USGFX bankruptcy update: $357M in claims, just $8M in funds
The administrators for bankrupt Retail FX broker Union Standard International Group Pty Ltd, which operated the USGFX.com brand in Australia, have issued what amounts to the first real update on their efforts to recover funds for former clients and creditors of USGFX since September 2020. USGFX went bankrupt in mid 2020, its controlling shareholder Soe Hein Minn went missing, and administrators have been left trying to sort things out while clients and creditors have been waiting.
In the last update nearly a year and a half ago, administrators-turned-liquidators BRI Ferrier outlined what was an absolutely bizarre story. Beyond finding several million dollars in legitimate client deposits with then ASIC-licensed USGFX, there were tens of millions of dollars in claims made by a group of creditors who said they invested in a financial product offered by USGFX that paid a monthly interest return of around 0.8% per month – much better than the 0% offered by most banks worldwide at the time. The product, known as U-Plus, was promoted predominantly in mainland China and Taiwan quoting the company’s AFSL on the offer documentation.
Well it turns out that $349 million (!!) of such claims have been made against USGFX to BRI Ferrier, a staggering number considering that this was a relatively small/mid sized broker doing about $25-30 billion per month in trading volume on legitimate client deposits in the $6-10 million range. Combined with about $8 million in client account claims, total claims against USGFX now total $357 million.
BRI Ferrier stated in their current update that there is currently around $8 million in available funds to pay all creditors (including former clients), most of which comes from a $6 million refund the administrators received from the Australian Taxation Office from previously overpaid taxes.
So what comes next for USGFX clients and creditors?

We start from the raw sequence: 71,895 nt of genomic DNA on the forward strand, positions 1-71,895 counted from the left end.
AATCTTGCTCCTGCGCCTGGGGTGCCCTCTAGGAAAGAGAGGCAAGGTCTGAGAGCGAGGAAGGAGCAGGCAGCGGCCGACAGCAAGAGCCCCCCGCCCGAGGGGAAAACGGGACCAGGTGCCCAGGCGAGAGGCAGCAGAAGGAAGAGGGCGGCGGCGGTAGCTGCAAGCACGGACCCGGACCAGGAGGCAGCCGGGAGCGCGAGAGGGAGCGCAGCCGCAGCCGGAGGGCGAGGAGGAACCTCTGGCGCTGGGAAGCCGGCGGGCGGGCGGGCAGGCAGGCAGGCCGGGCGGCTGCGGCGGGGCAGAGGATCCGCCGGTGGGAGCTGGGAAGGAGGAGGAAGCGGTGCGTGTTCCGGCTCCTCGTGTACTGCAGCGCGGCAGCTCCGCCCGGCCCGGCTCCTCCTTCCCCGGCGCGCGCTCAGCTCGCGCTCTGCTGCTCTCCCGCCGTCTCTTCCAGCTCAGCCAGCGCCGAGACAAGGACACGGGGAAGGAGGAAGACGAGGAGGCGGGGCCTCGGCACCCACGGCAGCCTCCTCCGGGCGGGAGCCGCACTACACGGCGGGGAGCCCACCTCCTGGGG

Well, more waiting.
Since there are insufficient funds available to declare a meaningful dividend to clients or creditors at this stage, BRI Ferrier is moving to hold public examinations as it pursues recovery actions for the benefit of creditors. The administrator anticipates that this will continue for “some time”. Public examinations are a formal process which allow the Liquidators to compel relevant parties to produce documents and ask questions under oath. The outcome is that evidence is gathered which can then be used to pursue recoveries via litigation (or other means) and/or prosecution of parties involved.
A court decision handed down in November has ordered that both Trading and Investor clients are the trust creditors of the company, with equal standing, such that they are entitled to a pro-rata distribution of any surplus trust assets, after costs. Also, any Trading or Investor clients with an account balance of AUD$50 or less are not entitled to participate in any distribution.
What else is BRI Ferrier doing for creditors?
The obvious answer to that, beyond substantiating the huge amount of creditor claims, is trying to increase the $8 million pool of funds available to return to clients and creditors, even though at this stage it looks like that return will be just pennies on the dollar.
BRI Ferrier said it is continuing to pursue the Money Processors who held the company’s funds. Unfortunately, the majority of the offshore Money Processors have been uncooperative to date, in particular UPay and TVPay which apparently is controlled by Soe Hein Minn – and may in effect be a sham. Regardless, BRI Ferrier has sought recoveries, including participating in an international arbitration process with one of the parties.
The administrator is continuing to explore a possible recovery in respect of settlement monies paid out to former clients of Maxi EFX Global AU Pty Ltd (trading as EuropeFX) and BrightAU Capital Pty Ltd (trading as TradeFred), the company’s former Client Authorised Representatives. In addition, there are outstanding client complaints that are being investigated in respect of potential external funding.
As we previously reported, the administrator has engaged a private investigator to assist in locating key individuals/parties located offshore – namely Soe Hein Minn – in particular in Myanmar and Taiwan. These investigations are ongoing, but BRI Ferrier noted that they have been hampered by the political unrest in Myanmar and the COVID-19 pandemic.
The administrators added in its remarks that it is clear that there have been serious breaches of law and mishandling of client funds historically at USGFX, and that they anticipate the prosecution of certain persons involved.